From an average standpoint, May was not as good for Offerman. But his slugging and on-base percentages went up, with a .281/.420/.461 line for the month. Nine of his 25 hits were for extra bases, and he walked 22 times. It’s hard to ask much more from someone hitting second or third in the order.

June was easily the worst month of Offerman’s 1998 season. Although he had a seven-game hitting streak late in the month, his overall line was just .233/.315/.405. There was probably some bad luck involved, as evidenced by a .255 BABIP. Still, Offerman ended the month with an overall line of .280/.372/.424.

Things improved quite a bit for Offerman in July. The month began quietly enough—he went 0-7 over two games on the 2nd and 3rd. Then he picked up single hits in three straight games. After an 0-4 on July 10, the line drives began. Offerman went 1-4 on July 11 in Chicago, and got at least one hit in every game the rest of the month. He ended July with a .373/.467/.431 line and a 20-game hitting streak.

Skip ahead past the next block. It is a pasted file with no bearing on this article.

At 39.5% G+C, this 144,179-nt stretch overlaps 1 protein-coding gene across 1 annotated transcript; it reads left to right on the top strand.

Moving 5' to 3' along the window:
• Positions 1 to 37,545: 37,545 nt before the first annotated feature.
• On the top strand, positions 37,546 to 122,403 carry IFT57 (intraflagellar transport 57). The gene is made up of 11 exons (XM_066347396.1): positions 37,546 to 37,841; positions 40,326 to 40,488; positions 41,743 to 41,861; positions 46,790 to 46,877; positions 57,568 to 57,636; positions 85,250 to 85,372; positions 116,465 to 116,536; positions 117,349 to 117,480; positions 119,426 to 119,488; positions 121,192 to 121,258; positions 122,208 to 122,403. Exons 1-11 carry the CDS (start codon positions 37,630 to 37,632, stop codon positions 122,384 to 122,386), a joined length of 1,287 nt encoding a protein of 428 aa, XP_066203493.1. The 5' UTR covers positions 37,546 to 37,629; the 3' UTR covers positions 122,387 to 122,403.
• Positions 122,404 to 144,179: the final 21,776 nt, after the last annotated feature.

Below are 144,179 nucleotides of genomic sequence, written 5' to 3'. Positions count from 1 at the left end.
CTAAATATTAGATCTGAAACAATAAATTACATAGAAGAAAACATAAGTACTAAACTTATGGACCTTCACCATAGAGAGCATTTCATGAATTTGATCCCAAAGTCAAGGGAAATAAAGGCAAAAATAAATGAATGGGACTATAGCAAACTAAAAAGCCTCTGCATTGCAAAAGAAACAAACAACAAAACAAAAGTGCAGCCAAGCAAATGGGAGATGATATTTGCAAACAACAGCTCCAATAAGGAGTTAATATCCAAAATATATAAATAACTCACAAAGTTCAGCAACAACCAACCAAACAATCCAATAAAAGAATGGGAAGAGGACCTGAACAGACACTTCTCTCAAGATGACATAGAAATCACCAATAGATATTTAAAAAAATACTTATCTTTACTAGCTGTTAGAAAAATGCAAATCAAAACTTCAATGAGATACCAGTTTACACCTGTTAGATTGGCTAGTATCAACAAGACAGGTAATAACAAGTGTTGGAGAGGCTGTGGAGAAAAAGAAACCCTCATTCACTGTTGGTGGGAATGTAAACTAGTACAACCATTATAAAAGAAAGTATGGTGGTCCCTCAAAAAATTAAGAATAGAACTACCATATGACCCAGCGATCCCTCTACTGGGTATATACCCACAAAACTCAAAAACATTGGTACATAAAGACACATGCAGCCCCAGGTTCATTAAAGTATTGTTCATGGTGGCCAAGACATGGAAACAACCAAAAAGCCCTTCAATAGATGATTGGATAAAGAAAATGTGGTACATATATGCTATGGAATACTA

That streak continued for the first week of August. Finally, on August 8, the Yankees held Offerman hitless, snapping his streak at 27 games. That was just three short of Brett’s franchise record 30-game hit streak. Undeterred, Offerman immediately had a six-game hitting streak. Overall, he had a hit in 22 of his 29 games that month, ending August with a .333/.439/.463 line.

Offerman would enjoy one more seven-game hitting streak in mid-September. As was the case in August, hitless games were few and far between. He hit .349/.391/.470 for the month. From July 1 onward, he hit .352/.436/.454.

Sadly for the Royals, that great second half was just driving up Offerman’s price in free agency. After his two-year, $2.9 million deal with Kansas City was up at the end of the season, Offerman signed with Boston for four years and $26 million. For a team that had a total payroll of just over $35.6 million in 1998, that was way too much to match.

Offerman had a solid 1999 season, hitting .294/.391/.435, then hitting .389/.560/.611 in the ALDS against Cleveland and .458/.480/.542 in the ALCS against New York. But his last three seasons in Boston were not as successful, with averages of .255, .267, and finally .232 before he was traded to Seattle late in 2002. Offerman spent 2003 in the independent Atlantic League, then played roughly half a season for Minnesota in 2004 and in 86 games for Philadelphia and the Mets in 2005.